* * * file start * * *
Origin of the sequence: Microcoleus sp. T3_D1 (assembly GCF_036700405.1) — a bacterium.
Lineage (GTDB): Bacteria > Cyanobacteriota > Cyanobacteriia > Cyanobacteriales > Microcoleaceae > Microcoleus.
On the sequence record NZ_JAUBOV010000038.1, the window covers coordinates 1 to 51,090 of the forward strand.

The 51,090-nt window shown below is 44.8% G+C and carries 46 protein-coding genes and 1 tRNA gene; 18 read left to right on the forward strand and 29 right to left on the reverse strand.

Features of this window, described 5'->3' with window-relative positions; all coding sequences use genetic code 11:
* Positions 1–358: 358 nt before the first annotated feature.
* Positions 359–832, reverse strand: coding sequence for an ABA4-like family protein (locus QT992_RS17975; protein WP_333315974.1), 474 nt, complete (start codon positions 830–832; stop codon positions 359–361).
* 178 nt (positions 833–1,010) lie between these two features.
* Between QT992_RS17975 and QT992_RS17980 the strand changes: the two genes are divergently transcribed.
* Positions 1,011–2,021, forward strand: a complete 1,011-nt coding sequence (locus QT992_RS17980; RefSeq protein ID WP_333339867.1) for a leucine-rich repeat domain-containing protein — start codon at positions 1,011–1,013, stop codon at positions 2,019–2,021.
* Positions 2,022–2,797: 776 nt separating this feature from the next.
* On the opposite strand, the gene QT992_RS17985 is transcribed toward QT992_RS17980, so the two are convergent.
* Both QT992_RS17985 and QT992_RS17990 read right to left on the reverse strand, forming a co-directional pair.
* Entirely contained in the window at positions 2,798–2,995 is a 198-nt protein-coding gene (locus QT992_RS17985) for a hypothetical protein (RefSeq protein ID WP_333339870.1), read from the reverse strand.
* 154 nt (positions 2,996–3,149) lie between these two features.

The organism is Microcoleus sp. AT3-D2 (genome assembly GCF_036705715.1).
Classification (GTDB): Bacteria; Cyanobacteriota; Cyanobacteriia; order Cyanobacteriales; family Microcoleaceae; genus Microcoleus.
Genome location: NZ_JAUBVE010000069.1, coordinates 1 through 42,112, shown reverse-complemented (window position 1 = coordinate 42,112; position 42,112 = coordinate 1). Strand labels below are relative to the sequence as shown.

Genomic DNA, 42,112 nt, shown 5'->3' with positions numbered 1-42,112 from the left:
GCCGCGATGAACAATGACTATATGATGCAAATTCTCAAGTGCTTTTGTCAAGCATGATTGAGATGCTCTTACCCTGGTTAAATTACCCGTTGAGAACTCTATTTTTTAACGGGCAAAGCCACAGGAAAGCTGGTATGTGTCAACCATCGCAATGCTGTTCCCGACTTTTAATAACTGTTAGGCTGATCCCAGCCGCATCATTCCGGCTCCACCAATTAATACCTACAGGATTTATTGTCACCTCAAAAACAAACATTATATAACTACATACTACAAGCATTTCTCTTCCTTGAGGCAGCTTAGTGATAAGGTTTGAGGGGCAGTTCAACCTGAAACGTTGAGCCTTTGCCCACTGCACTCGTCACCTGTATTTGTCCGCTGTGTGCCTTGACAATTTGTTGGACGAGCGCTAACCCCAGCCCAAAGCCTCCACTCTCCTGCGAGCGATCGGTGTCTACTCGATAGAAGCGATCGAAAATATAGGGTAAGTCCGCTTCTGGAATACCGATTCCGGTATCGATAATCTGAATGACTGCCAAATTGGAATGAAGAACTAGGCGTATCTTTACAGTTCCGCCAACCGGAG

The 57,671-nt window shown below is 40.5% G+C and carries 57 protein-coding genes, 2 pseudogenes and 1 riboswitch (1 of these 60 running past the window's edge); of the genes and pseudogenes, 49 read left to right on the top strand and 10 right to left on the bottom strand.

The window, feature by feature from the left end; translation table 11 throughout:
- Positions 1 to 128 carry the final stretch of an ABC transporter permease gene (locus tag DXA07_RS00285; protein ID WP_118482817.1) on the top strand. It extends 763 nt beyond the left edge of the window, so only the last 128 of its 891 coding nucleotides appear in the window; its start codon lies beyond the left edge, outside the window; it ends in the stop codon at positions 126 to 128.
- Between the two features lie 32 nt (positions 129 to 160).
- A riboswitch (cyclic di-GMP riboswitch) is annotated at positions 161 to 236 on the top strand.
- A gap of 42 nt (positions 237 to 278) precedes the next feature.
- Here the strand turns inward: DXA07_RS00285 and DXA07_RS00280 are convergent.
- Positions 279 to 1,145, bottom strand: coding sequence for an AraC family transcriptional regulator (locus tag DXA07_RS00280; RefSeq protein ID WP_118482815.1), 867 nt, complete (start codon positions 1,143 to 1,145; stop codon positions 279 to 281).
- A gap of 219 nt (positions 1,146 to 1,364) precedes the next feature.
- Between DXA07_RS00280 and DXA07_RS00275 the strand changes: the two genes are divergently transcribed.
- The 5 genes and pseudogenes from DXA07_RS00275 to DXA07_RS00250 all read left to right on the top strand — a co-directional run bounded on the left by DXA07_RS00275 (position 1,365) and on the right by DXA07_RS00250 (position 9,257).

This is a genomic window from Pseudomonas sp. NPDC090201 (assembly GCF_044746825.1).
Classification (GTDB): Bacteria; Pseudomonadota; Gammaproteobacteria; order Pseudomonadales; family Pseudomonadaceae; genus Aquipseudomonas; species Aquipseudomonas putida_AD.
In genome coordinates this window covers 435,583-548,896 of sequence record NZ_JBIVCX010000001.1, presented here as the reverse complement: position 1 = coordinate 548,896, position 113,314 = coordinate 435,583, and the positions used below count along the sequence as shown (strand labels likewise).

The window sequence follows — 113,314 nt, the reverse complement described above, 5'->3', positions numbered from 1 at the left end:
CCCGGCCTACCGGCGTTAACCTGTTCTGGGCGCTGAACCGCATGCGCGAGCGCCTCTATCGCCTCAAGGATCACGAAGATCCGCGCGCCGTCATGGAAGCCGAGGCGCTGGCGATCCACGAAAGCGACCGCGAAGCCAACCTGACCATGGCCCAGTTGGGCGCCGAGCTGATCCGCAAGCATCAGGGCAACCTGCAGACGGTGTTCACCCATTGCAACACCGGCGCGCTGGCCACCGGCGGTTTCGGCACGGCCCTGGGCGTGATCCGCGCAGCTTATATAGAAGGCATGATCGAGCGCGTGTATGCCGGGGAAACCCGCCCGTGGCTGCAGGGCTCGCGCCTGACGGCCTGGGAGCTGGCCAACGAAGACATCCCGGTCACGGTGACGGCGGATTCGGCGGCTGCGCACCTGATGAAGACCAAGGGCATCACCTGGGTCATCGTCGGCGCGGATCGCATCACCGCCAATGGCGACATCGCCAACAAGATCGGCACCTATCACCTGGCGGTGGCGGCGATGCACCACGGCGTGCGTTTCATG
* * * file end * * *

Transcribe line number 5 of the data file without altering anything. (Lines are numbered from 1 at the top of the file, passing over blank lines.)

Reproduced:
Features of this window, described 5'->3' with window-relative positions; all coding sequences use genetic code 11: